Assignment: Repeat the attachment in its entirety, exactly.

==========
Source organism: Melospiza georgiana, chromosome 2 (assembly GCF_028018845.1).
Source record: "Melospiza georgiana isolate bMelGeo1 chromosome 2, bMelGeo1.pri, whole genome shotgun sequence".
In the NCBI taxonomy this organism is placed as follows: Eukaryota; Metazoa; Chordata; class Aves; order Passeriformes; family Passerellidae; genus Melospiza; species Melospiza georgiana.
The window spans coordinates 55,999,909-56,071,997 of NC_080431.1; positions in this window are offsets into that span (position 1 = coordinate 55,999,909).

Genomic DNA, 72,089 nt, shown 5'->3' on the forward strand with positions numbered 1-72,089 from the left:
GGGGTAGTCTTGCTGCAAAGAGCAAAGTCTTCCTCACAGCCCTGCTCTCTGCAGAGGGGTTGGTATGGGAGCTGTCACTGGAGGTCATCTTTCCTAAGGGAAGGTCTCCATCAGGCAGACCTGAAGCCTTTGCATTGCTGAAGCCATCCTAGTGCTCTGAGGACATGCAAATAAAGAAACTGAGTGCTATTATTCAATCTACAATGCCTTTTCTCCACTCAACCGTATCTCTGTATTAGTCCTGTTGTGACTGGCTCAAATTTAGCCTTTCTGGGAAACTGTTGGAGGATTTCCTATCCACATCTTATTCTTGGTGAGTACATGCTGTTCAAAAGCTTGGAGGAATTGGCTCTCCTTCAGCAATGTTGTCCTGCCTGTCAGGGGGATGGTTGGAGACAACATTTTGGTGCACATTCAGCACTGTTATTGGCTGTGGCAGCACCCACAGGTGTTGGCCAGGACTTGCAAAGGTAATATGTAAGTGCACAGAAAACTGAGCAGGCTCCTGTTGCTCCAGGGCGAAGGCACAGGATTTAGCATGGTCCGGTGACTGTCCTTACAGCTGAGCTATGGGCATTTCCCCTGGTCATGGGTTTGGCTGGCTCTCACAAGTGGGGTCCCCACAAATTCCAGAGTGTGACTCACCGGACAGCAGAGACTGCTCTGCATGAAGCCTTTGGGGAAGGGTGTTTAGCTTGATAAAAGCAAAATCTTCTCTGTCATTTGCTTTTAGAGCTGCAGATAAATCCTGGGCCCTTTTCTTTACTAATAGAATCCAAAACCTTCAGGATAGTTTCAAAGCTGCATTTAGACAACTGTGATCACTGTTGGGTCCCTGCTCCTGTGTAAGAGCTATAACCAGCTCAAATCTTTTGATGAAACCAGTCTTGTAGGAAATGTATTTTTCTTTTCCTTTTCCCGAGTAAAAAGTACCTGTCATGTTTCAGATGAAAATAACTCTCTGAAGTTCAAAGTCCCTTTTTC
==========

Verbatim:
Source organism: Melospiza georgiana, chromosome 2 (assembly GCF_028018845.1).
Source record: "Melospiza georgiana isolate bMelGeo1 chromosome 2, bMelGeo1.pri, whole genome shotgun sequence".
In the NCBI taxonomy this organism is placed as follows: Eukaryota; Metazoa; Chordata; class Aves; order Passeriformes; family Passerellidae; genus Melospiza; species Melospiza georgiana.
The window spans coordinates 55,999,909-56,071,997 of NC_080431.1; positions in this window are offsets into that span (position 1 = coordinate 55,999,909).

Genomic DNA, 72,089 nt, shown 5'->3' on the forward strand with positions numbered 1-72,089 from the left:
GGGGTAGTCTTGCTGCAAAGAGCAAAGTCTTCCTCACAGCCCTGCTCTCTGCAGAGGGGTTGGTATGGGAGCTGTCACTGGAGGTCATCTTTCCTAAGGGAAGGTCTCCATCAGGCAGACCTGAAGCCTTTGCATTGCTGAAGCCATCCTAGTGCTCTGAGGACATGCAAATAAAGAAACTGAGTGCTATTATTCAATCTACAATGCCTTTTCTCCACTCAACCGTATCTCTGTATTAGTCCTGTTGTGACTGGCTCAAATTTAGCCTTTCTGGGAAACTGTTGGAGGATTTCCTATCCACATCTTATTCTTGGTGAGTACATGCTGTTCAAAAGCTTGGAGGAATTGGCTCTCCTTCAGCAATGTTGTCCTGCCTGTCAGGGGGATGGTTGGAGACAACATTTTGGTGCACATTCAGCACTGTTATTGGCTGTGGCAGCACCCACAGGTGTTGGCCAGGACTTGCAAAGGTAATATGTAAGTGCACAGAAAACTGAGCAGGCTCCTGTTGCTCCAGGGCGAAGGCACAGGATTTAGCATGGTCCGGTGACTGTCCTTACAGCTGAGCTATGGGCATTTCCCCTGGTCATGGGTTTGGCTGGCTCTCACAAGTGGGGTCCCCACAAATTCCAGAGTGTGACTCACCGGACAGCAGAGACTGCTCTGCATGAAGCCTTTGGGGAAGGGTGTTTAGCTTGATAAAAGCAAAATCTTCTCTGTCATTTGCTTTTAGAGCTGCAGATAAATCCTGGGCCCTTTTCTTTACTAATAGAATCCAAAACCTTCAGGATAGTTTCAAAGCTGCATTTAGACAACTGTGATCACTGTTGGGTCCCTGCTCCTGTGTAAGAGCTATAACCAGCTCAAATCTTTTGATGAAACCAGTCTTGTAGGAAATGTATTTTTCTTTTCCTTTTCCCGAGTAAAAAGTACCTGTCATGTTTCAGATGAAAATAACTCTCTGAAGTTCAAAGTCCCTTTTTC